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Russia Adoption Alert

Mount Elbrus, the highest point of the Caucasus, and Europe.
Source: Wikipedia.org.

Alert: Post-Placement reports (June 25, 2013)

Russia requires post-placement reports to provide information regarding the welfare of children adopted by U.S. families. Reports should be prepared in accordance with the requirements established by the Russian government and as agreed to during the adoption process. All reports should be translated into Russian. Reports may be submitted to the Ministry of Education and Science of the Russian Federation directly at the address included below or can be sent to the regional authorities where the adoption was completed. More information regarding post-placement reports can be found on the Russia country information sheet.


Ministry of Education and Science of the Russian Federation

Department of State Policy for the Protection of Children’s Rights 51 Lysinovskaya St. Moscow, 115998


We strongly urge you to comply with the requirements established by the Russia government and complete all post-adoption requirements in a timely manner. Your adoption agency may be able to help you with this process.



Alert: Russian Supreme Court Letter on Implementation of Federal Law No. 272-FZ (January 24, 2013)

On December 28, 2012, President Vladimir Putin signed into law Federal Law No. 272-FZ. This law went into effect on January 1, 2013. It bans the adoption of Russian children by U.S. citizens, bars adoption service providers from assisting U.S. citizens in adopting Russian children, and requires termination of the U.S.-Russia Adoption Agreement.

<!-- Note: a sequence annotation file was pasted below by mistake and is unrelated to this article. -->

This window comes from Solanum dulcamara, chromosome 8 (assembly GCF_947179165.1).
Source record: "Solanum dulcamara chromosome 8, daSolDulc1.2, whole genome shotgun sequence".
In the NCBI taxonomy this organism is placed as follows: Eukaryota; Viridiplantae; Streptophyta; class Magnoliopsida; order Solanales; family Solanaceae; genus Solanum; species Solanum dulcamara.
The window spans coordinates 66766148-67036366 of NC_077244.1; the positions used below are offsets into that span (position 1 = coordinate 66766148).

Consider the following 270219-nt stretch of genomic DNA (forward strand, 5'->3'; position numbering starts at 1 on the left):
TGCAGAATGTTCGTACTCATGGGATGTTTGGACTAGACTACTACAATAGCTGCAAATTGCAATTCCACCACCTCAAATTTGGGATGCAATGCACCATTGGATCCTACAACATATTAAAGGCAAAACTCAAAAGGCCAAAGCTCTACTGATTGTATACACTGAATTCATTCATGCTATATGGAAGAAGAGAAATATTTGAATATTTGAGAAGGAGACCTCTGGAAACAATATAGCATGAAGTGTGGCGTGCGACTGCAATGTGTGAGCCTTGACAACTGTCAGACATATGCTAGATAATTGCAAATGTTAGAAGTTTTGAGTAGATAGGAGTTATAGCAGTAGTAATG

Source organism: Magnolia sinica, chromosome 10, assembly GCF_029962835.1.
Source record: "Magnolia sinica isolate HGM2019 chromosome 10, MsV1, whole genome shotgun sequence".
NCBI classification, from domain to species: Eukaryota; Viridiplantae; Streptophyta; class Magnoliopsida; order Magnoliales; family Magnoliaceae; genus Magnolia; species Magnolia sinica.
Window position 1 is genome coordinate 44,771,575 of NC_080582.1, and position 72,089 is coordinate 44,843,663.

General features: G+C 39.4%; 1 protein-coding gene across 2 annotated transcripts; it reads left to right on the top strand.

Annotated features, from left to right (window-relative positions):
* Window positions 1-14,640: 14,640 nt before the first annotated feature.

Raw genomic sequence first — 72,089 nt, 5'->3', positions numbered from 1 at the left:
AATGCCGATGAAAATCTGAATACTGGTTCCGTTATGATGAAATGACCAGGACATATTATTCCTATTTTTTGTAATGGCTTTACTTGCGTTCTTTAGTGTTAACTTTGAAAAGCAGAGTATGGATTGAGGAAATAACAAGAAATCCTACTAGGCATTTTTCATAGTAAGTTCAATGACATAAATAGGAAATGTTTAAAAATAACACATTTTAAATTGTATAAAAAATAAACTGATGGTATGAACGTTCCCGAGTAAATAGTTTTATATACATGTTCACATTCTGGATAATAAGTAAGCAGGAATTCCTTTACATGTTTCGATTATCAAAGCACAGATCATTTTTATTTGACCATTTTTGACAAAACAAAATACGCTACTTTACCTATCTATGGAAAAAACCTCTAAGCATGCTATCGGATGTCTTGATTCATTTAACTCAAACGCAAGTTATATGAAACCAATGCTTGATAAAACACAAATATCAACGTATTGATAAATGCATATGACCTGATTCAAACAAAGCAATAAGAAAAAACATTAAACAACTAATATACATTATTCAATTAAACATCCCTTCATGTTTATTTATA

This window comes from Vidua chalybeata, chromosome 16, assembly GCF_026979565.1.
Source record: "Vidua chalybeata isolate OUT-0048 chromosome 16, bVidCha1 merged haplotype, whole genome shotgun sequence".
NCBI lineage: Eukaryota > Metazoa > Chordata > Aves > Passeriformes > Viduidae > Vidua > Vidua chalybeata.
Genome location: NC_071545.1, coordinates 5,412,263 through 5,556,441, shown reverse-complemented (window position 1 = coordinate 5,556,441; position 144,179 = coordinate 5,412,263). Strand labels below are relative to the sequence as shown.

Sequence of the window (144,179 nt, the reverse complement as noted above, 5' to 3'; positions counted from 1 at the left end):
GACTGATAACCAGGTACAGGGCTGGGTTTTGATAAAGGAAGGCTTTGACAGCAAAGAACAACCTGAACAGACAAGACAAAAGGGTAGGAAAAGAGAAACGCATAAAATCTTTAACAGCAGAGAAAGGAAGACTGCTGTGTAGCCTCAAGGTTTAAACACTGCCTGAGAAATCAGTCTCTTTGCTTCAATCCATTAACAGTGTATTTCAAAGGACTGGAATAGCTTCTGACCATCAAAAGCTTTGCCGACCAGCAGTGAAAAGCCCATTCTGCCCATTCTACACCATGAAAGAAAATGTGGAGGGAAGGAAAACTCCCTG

On January 22, the Deputy Chairman of the Russian Supreme Court issued a letter to city and regional courts explaining the implementation of Federal Law No. 272-FZ. The letter states that for adoption cases in which court decisions involving U.S. citizen parents were made before January 1, 2013, (including those that entered into force after January 1, 2013 following the 30-day waiting period), the children should be transferred to the custody of their adoptive parents. [Note: the original letter in Russian can be found athttp://www.supcourt.ru/Show_pdf.php?Id=8403; an unofficial English translation is available at this website.


We understand that several U.S. families have already obtained final adoption decrees in accordance with this guidance. The Department of State continues to strongly encourage U.S. families, in cooperation with their adoption service providers, to seek confirmation from Russian authorities that their adoptions will be processed to conclusion, prior to traveling to Russia.


The United States continues to urge the Russian government to allow all U.S. families who were in the process of adopting a child from Russia prior to January 1 to complete their adoptions so that these children may join permanent, loving families. U.S. Citizenship and Immigration Services and the Consular Section at the U.S. Embassy in Moscow continue to process Forms I-600, Petition to Classify Orphan as an Immediate Relative, and immigrant visa applications for children whose families have obtained all required documents as part of the adoption process.


U.S. families in the process of adopting a child from Russia may continue to contact the Office of Children's Issues at RussiaAdoption@state.gov. The Office of Children's Issues will reach out directly to families as additional information becomes available. Further information regarding intercountry adoption from Russia will also be posted on www.adoption.state.gov.


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